Commissioner reveals next professional stream as APS looks to increased use of data

By Shannon Jenkins

Monday June 15, 2020

public servants
Peter Woolcott released the Corporate Plan 202-21, noting its purpose is to strengthen APS professionalism and continually improve workforce management.

Australian Bureau of Statistics boss David Gruen will lead the Australian Public Service’s data profession.

In a recent speech, APS commissioner Peter Woolcott said a key priority of the APS reform agenda was the development of the APS workforce strategy, which would look at current capabilities, expected workforce needs, and plans to develop, deploy and recruit needed staff.

When complete, the strategy would help agencies deliver the government’s pandemic recovery agenda, and would be informed by longer term trends around automation, artificial intelligence, digitalisation, and new ways of working.

Skills needs identified in the workforce strategy would be met through the APS professions model, which was first announced last year.

The Australian Taxation Office’s chief operating officer, Jacqui Curtis, was named head of the HR professional stream last October, followed by the appointment of Digital Transformation Agency head Randall Brugeaud as the digital head of profession earlier this year.

Woolcott said the data profession would be next, revealing that Gruen had been asked to “take forward this work”.

“The professions model allows us to target development and build career paths for some of our core professions. It creates a common understanding of the skills and experience needed, as well as the opportunity to gain these in a structured way,” he said.

Woolcott noted graduate recruitment would be another “crucial avenue” for attracting talent into the APS.

“This year we’ve experimented with a new approach, with the launch of the Australian Government Graduate Recruitment pilot. Where most graduate programs are unique to specific agencies, this pilot looks to create recruitment streams that are shared,” he said.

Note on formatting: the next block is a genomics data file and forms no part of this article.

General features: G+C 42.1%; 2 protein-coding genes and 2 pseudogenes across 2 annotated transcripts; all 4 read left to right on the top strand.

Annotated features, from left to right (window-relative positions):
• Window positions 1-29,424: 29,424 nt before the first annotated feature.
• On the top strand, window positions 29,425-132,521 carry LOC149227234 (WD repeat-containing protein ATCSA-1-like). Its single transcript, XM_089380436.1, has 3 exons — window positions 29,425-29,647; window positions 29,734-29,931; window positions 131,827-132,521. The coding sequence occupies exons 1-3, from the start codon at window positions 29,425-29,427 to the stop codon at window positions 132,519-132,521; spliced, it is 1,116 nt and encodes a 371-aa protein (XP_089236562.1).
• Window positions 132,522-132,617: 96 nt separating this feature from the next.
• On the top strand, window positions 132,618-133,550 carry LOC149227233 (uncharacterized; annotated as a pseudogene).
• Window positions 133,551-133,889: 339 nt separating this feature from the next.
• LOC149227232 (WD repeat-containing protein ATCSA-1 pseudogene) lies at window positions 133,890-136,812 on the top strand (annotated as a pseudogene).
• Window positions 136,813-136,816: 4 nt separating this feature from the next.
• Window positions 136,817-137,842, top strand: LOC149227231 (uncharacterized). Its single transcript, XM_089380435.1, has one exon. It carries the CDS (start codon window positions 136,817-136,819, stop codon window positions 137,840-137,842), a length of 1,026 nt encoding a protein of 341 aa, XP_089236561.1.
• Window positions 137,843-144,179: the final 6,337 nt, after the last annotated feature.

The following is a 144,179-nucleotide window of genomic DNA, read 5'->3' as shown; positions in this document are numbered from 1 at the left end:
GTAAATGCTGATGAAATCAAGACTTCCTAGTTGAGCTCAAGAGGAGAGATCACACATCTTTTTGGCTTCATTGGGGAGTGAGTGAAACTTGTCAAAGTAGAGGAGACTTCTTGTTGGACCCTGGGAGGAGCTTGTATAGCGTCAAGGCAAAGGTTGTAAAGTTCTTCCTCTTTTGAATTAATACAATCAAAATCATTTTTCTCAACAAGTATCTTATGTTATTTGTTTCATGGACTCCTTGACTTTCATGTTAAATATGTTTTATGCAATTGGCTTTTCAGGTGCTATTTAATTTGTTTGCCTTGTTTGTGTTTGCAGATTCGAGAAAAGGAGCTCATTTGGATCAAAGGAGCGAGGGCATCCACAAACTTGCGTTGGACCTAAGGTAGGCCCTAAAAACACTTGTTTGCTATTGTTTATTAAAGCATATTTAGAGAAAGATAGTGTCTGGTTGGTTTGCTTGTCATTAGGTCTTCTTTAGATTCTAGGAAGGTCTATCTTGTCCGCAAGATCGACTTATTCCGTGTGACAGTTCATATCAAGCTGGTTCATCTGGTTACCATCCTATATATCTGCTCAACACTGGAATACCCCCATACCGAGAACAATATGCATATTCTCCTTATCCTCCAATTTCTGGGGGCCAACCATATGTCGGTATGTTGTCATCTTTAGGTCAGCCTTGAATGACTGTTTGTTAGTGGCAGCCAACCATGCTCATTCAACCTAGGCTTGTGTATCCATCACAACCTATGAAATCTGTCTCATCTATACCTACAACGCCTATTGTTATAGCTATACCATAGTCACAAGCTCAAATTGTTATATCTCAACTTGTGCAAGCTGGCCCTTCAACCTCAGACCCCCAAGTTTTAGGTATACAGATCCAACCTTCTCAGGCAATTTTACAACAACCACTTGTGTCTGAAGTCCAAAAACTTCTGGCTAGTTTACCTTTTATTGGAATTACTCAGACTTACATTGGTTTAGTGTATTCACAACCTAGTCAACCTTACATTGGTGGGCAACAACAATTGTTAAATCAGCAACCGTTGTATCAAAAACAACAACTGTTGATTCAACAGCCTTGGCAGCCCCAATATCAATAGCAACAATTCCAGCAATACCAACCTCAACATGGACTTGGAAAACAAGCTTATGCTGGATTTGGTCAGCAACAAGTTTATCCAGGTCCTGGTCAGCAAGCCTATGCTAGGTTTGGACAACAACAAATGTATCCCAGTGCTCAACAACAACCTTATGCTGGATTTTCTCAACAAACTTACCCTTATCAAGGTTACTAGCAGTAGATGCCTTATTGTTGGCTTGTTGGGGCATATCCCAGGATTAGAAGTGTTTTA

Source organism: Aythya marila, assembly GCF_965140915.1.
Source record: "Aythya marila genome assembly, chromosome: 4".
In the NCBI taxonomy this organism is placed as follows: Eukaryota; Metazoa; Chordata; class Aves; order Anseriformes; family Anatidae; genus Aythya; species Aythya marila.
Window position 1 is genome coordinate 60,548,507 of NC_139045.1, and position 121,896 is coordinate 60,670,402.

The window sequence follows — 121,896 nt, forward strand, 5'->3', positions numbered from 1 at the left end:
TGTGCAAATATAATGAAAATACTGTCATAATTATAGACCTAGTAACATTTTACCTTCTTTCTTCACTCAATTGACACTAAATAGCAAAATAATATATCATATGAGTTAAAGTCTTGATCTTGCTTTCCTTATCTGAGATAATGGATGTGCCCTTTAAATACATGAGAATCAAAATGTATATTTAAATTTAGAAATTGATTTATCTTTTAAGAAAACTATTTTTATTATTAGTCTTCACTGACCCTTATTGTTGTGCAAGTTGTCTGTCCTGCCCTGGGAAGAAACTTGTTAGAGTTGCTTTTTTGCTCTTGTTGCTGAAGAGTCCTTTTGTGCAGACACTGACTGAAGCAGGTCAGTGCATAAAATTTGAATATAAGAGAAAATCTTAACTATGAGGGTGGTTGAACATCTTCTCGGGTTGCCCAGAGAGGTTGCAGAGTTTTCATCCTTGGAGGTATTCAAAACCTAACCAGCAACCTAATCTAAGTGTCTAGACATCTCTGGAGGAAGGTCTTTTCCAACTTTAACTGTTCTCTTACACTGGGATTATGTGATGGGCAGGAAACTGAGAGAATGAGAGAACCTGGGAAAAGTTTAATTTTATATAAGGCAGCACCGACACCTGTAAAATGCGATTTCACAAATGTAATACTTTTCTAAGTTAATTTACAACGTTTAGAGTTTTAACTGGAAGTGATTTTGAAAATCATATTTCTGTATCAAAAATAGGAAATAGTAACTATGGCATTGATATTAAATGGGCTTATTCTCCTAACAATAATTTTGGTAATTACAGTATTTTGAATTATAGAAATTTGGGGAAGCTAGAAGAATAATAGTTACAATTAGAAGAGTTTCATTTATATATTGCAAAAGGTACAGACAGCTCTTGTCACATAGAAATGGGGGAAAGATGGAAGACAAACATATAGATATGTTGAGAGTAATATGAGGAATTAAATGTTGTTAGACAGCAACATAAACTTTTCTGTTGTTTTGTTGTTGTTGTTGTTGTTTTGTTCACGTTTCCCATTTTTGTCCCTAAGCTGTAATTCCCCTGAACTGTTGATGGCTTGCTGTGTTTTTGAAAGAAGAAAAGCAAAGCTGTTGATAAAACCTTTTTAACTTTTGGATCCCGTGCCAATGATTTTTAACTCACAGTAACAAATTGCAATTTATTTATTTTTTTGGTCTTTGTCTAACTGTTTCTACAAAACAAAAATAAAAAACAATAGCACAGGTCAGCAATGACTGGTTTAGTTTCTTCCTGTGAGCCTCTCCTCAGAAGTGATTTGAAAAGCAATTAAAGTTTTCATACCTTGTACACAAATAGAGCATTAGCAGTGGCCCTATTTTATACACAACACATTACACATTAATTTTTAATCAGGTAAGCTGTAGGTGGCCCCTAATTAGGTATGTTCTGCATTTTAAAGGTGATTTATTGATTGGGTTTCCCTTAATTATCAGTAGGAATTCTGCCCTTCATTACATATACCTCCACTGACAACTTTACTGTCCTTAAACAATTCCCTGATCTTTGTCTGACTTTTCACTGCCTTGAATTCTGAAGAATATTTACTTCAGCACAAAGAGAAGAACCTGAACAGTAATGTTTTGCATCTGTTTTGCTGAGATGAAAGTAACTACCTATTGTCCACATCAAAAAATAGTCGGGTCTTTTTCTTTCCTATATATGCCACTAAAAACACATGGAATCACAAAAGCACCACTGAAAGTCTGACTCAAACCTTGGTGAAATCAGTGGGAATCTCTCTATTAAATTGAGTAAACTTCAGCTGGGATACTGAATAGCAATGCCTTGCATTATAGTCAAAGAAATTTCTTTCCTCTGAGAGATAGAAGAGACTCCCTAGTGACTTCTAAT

“It simplifies the application process for the graduates with one application reaching multiple agencies. At the same time it reduces the double up of administrative handling in each agency.”

The pilot offers shared recruitment streams for graduates in economics, data, digital, human resources and STEM, as well as the Indigenous Graduate Pathway. Virtual information sessions and assessment centres have allowed it to continue during the pandemic.

“As we move forward, these virtual platforms will allow the program to target a larger number of students,” Woolcott said, noting the pilot has received almost 6000 applications this year.

“I am keen for this to expand outwards and dramatically, and while we are at it, to develop an employee value proposition for the Service which does justice to the nature of our work and all we do to keep the Australian people safe and prosperous.”

There have been three innovations that have been key to the APS’ successful handling of the coronavirus pandemic: people, systems, and data.

Utilising data and ICT

Woolcott said the APS would continue to leverage data to drive outcomes for the public, as it has proven crucial for decision-makers and has increased public trust.